IMs, DMs and chat
What you need to know
Instant messaging apps provide your child with the ability to send and receive messages in real time. Your child can direct message (DM) or private message (PM), expanding beyond being ‘text’ with image, video and audio calling capabilities.
This type of interaction allows for a more private conversation to take place, for example, your child can communicate directly in ‘private’ with other people.
Instant messaging apps can also allow group chats that can include people that may or may not be in your child’s contact list, or people they know offline.
Advice for parents and carers
What can I do?
- Maintain supervision of your child when they are online
- Encourage your child to identify trusted adults who can help.
It’s never too early to start teaching young children about technology and online safety. The early learning resource Playing IT Safe can help you do this.
Playing IT Safe is a free resource developed for prior to school aged children. It’s an introduction to digital technology and online safety education and includes a series of play-based activities that children can undertake in early learning environments with educators, and at home with parents and carers.
You can access Playing IT Safe at http://www.playingitsafe.org.au
What can I do?
- If your child is using messaging services, chose strong privacy settings or limit the message function to control who can contact your child
- Check whether the apps or online games your child plays come with a message service
- Make sure your child is only communicating with people that they know offline
- If your child is playing a multiplayer game, encourage them to keep the topic about the game only or enable the speakers so you can monitor the conversation.
At this age your child may be using apps and games that have an inbuilt messaging function which allows them to communicate with other people. Many parents and carers may not realise that their child is using this function to communicate with people, maybe even people they don’t know.
Offenders typically use the messaging or chat function in games and apps to strike up a conversation with a child and then try to encourage them to ‘add’ them to a more secure messaging or image and video sharing app, where they will try to illicit child abuse material.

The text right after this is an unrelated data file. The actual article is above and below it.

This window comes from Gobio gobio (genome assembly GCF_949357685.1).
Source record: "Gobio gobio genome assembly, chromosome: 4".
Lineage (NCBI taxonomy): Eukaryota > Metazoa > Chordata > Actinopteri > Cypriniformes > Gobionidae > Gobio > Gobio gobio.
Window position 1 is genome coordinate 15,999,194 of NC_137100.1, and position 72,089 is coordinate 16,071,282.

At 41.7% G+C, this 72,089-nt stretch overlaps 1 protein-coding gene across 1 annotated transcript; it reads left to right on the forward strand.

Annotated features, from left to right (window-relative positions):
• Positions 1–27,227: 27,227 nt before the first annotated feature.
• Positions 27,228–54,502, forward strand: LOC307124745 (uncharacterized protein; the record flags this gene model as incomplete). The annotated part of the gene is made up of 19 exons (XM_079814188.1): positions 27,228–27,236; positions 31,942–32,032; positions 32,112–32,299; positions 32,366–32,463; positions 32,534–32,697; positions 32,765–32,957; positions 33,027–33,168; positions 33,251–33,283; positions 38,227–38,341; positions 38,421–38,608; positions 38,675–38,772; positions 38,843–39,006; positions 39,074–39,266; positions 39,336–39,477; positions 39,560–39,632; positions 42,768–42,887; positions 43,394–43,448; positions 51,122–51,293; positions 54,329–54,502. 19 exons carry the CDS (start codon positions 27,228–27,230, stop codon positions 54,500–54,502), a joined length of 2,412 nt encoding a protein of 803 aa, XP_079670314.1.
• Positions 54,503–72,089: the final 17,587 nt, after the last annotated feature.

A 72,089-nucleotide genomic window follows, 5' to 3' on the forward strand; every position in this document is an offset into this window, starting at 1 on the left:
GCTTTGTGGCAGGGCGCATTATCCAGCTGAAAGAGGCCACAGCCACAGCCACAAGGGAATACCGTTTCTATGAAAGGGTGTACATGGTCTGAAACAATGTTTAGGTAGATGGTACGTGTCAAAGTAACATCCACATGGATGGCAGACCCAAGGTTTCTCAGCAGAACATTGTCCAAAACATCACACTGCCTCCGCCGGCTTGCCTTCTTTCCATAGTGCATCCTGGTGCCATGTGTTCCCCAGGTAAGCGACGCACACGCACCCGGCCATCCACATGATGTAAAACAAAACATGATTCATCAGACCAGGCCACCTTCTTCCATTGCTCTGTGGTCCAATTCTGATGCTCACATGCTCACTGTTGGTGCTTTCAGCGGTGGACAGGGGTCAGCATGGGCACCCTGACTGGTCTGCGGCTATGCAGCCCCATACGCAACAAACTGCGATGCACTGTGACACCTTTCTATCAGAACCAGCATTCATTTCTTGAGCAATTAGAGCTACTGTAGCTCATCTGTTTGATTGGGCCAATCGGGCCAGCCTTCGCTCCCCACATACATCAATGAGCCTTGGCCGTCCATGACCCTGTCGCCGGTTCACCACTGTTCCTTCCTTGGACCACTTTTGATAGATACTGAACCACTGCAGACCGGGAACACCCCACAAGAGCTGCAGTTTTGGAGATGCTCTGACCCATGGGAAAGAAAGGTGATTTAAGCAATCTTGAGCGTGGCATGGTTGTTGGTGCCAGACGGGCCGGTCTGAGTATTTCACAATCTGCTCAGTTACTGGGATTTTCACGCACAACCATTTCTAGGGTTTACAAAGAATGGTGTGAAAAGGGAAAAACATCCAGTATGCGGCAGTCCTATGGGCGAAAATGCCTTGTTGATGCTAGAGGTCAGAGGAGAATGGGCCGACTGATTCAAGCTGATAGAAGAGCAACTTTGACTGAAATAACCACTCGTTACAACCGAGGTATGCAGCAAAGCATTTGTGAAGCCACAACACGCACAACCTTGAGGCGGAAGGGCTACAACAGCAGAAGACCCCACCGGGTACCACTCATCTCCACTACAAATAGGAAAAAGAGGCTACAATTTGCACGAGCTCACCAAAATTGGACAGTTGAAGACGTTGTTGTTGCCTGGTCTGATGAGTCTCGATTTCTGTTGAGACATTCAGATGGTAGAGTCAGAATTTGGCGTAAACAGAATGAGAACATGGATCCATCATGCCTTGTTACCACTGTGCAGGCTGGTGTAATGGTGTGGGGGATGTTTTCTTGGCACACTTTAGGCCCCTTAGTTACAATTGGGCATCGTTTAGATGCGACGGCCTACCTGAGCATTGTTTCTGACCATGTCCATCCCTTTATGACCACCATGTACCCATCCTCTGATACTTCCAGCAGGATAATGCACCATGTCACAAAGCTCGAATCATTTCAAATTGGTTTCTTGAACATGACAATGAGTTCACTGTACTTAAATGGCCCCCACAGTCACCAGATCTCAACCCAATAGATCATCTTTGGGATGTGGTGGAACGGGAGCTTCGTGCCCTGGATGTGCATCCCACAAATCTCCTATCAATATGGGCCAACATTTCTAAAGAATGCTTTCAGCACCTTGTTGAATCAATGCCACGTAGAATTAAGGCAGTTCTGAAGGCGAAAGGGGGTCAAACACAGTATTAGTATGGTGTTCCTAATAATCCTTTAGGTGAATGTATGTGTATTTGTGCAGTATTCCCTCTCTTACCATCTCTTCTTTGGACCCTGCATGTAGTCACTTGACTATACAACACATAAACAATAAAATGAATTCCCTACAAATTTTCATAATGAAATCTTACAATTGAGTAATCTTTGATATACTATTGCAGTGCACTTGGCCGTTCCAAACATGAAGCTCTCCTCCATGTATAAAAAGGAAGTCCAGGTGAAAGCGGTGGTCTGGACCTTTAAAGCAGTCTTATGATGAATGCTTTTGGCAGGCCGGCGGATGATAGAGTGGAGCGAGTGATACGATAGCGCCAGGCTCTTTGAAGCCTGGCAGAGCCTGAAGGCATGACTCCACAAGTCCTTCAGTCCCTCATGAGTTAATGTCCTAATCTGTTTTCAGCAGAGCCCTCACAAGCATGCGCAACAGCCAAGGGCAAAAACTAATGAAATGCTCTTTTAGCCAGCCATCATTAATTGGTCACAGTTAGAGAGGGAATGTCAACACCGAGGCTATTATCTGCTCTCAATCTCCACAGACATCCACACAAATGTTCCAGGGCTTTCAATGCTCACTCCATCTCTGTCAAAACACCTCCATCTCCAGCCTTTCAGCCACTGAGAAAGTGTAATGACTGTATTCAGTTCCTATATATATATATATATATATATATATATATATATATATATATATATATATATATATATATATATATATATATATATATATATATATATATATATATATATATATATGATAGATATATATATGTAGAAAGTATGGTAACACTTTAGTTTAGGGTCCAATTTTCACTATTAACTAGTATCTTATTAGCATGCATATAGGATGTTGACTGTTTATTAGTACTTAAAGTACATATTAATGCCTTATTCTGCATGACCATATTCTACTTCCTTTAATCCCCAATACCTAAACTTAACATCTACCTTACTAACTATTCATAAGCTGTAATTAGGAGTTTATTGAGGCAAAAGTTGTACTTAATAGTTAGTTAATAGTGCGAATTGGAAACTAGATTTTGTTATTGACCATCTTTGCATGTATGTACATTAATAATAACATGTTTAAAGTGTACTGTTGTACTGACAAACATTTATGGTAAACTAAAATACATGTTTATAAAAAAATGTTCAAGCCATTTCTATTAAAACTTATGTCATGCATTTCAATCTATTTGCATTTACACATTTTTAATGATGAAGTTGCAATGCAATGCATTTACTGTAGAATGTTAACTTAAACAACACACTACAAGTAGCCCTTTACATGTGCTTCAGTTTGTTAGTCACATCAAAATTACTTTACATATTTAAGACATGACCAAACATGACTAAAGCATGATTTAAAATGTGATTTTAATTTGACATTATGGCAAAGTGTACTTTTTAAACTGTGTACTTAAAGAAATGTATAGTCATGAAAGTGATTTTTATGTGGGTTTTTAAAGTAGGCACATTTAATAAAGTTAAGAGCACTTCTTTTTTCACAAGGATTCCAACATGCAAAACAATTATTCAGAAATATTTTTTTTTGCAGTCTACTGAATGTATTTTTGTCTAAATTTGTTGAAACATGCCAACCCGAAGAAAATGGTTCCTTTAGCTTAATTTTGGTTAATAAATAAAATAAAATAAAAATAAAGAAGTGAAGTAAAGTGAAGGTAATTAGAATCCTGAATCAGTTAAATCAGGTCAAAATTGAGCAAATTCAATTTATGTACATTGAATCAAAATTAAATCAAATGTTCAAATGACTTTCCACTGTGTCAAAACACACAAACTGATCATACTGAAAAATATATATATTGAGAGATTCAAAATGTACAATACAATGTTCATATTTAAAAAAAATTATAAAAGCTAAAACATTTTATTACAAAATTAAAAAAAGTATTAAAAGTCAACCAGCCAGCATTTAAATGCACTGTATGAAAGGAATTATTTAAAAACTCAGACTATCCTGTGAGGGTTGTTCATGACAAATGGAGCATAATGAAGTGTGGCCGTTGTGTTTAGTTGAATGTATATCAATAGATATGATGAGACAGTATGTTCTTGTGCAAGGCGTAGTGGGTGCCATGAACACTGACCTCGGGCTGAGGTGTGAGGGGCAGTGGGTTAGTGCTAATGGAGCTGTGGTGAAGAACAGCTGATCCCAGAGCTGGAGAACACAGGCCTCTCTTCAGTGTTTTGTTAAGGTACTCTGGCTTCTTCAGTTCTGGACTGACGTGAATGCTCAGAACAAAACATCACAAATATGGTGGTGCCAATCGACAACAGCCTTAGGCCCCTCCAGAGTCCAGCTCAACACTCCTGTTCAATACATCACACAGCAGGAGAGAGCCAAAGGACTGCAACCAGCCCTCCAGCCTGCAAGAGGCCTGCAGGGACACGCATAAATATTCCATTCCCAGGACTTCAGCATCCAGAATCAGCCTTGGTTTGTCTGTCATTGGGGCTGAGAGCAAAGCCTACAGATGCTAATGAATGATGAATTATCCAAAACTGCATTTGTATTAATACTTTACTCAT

Turn off chat functions if not required in apps or games. If this isn’t an option, ensure your child knows to keep the conversation about the game or topic and avoid giving out any personal information.
What can I do?
- Talk to your child about their online interactions, who they might be communicating with and how
- Encourage your child to question suspicious accounts or users, as well as unknown, random or unsolicited friend or follow requests
- Make sure your child knows how to report and block inappropriate contact on the apps, games and sites they use should an issue arise.
If your child is using messaging app, they may be doing so to stay in touch with friends or even make new friends. Your child may also be using social media platforms that have complementary messaging services.
Strong privacy settings can assist with managing who is able to make contact with your child.
Some instant messaging apps allow for young people to be ‘matched’ with other people to start chatting, where they are ‘paired’ with people they don’t know.
Other instant messaging apps may have perceived ‘anonymity’, with limited user verification required to create an account or begin using a service. This means that anyone can sign up and create any account. In these situations it can be difficult to verify another user’s identity and who they say they are.
Some apps allow for secret conversations which means the messages are locked to one device, rather than the account, and sometimes require a password to see them.
In some cases, there’s also the option for ‘disappearing’ conversations that appear on a user’s device for a short time.